KL: What are you currently working on?
DG: I am currently working on a project about the phenomenon of depopulation in Moldovan villages, documenting the changing landscape and remnants who still remain to live in almost depopulated villages. With the help of Moldovan NGO’s I identify villages most affected by depopulation and spend some time in those villages documenting the life of it’s remaining inhabitants. Rogojeni is one of those villages. It has some old style one room houses half burried in earth, called « bashka«, that are easy to heat during the winter and cold in the summer. Before the independence of Moldova, Rogojeni had 71 households, today only 5 remained. The rest of the village is empty, there are just abandoned and halfly destroyed houses of people who left the country. But, nethertheless, remnants, who decided to remain find it quiet and peaceful to live in depopulated villages. For example Dumitru from Rogojeni and his wife have a self sustained small farm and they get all food they need by themselves.
But the real problem deserving attention is that the population of Moldova is decreasing; its people are ageing. By 2015, the country had lost 76,000 women of child-bearing age, according to a UN Population Fund country study, while most families are restricting themselves to one child because of poverty. The current birth rate in Moldova is comparable to the one registered during the Second World War, according to many demographers.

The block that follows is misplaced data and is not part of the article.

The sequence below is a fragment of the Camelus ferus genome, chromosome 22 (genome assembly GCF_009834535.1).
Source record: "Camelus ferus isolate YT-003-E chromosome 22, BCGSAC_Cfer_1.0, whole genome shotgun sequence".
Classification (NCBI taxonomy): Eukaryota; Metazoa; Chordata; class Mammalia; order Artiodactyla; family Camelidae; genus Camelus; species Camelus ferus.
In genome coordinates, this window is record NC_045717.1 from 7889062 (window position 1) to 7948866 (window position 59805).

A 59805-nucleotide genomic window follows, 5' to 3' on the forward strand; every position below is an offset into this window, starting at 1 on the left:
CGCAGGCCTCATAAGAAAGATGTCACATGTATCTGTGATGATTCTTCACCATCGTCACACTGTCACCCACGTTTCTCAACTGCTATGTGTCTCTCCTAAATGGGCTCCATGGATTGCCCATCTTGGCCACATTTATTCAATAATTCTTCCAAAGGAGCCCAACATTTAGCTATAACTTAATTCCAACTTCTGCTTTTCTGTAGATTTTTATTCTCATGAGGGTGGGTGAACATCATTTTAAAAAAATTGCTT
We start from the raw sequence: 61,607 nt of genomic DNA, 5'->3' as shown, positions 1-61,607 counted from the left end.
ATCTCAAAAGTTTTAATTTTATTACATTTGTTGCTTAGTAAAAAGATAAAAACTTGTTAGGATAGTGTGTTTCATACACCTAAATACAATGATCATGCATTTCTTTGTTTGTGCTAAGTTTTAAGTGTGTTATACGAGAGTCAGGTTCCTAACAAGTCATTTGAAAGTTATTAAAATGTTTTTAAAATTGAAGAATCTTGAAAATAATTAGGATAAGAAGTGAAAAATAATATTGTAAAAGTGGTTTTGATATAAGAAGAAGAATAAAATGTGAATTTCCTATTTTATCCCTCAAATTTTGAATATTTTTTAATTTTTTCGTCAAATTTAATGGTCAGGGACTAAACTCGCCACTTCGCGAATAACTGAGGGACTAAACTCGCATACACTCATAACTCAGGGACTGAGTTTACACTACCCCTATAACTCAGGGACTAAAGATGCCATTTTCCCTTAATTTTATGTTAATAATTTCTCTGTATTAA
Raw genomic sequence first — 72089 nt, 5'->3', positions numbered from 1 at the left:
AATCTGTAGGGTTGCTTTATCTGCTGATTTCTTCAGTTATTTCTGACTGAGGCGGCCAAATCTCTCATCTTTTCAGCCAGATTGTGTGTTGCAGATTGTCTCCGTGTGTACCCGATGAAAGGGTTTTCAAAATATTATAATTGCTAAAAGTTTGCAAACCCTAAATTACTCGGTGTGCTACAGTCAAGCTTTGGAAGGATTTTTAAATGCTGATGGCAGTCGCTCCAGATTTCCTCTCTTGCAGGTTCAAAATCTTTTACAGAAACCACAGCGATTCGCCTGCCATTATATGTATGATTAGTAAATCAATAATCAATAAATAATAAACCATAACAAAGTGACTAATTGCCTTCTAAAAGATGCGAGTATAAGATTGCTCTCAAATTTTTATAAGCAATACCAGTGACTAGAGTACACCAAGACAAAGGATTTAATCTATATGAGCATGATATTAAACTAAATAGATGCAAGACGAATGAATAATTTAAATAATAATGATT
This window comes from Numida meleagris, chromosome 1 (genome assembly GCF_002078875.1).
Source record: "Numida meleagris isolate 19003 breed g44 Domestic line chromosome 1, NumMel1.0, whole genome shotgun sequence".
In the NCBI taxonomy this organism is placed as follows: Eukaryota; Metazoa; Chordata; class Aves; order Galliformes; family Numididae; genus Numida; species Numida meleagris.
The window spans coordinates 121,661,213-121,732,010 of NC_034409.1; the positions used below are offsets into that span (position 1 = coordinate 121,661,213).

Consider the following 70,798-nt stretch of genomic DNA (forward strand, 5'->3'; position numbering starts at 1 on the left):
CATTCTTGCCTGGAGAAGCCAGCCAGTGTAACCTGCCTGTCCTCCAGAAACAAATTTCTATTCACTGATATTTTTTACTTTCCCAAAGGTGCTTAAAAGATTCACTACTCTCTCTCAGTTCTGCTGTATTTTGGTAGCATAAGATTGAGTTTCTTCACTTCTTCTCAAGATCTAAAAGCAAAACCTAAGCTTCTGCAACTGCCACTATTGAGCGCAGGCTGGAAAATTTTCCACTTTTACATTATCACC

KL: Who are your artistic influences?
DG: I was fascinated by Magnum- the world’s most prestigious photographic agency, and by it’s founders: Robert Capa, Henri Cartier-Bresson, George Rodger and David Seymor.
I also like Joseph Koudelka, Diane Arbus and Alexander Rodchenko.
Also as other influences I would mention Federico Fellini, Bela Tarr and Andrei Tarkovski.
KL: Who is your perfect receptor/audience?
DG: I don’t think that the perfect receptor exists. I don’t take photographs for a perfect audience, it would be foolish to make something for a special group of people or just for appreciation.
I want to show people what really matters, to show the problems and to find the ulterior ways to solve them.
KL: What are the advantages and difficulties of being based in Moldova?
DG: The advantages of being based in Moldova are that you are surrounded by wonderful landscape and villages that keep their traditions and reach in stories. One of the difficulties is that we don’t have enough places or areas to spread art, even though we have enough material for creating it. Moldova is fighting with several problems such as poverty, old mentality, nostalgia for soviet past, depopulation, etc.
KL: What should be the role of documentary photography today?
DG: Images have the power to highlight stories. Documentary photography today should expose us to unseen realities and I believe that it has the power to bring social change.
KL: If you could choose any place or medium, where would you exhibit / publish your photos?
DG: I would like to publish a series of photo books with my works from my personal projects. I think it would also be great to open a Center of Contemporary Photography in Moldova.
KL: What art works would you show your own children to introduce them to art?
DG: Painting, theater, literature and classical music.
KL: What was the last remarkable thing you saw?
DG: The Van Gogh Museum, when I visited Amsterdam a few months ago.
KL: Whose answers would you be interested in reading next time?
DG: Nelu Donica, a documentary filmmaker from Moldova.
The article was originally published on the 19th of June, 2016 on ArtGuideEast.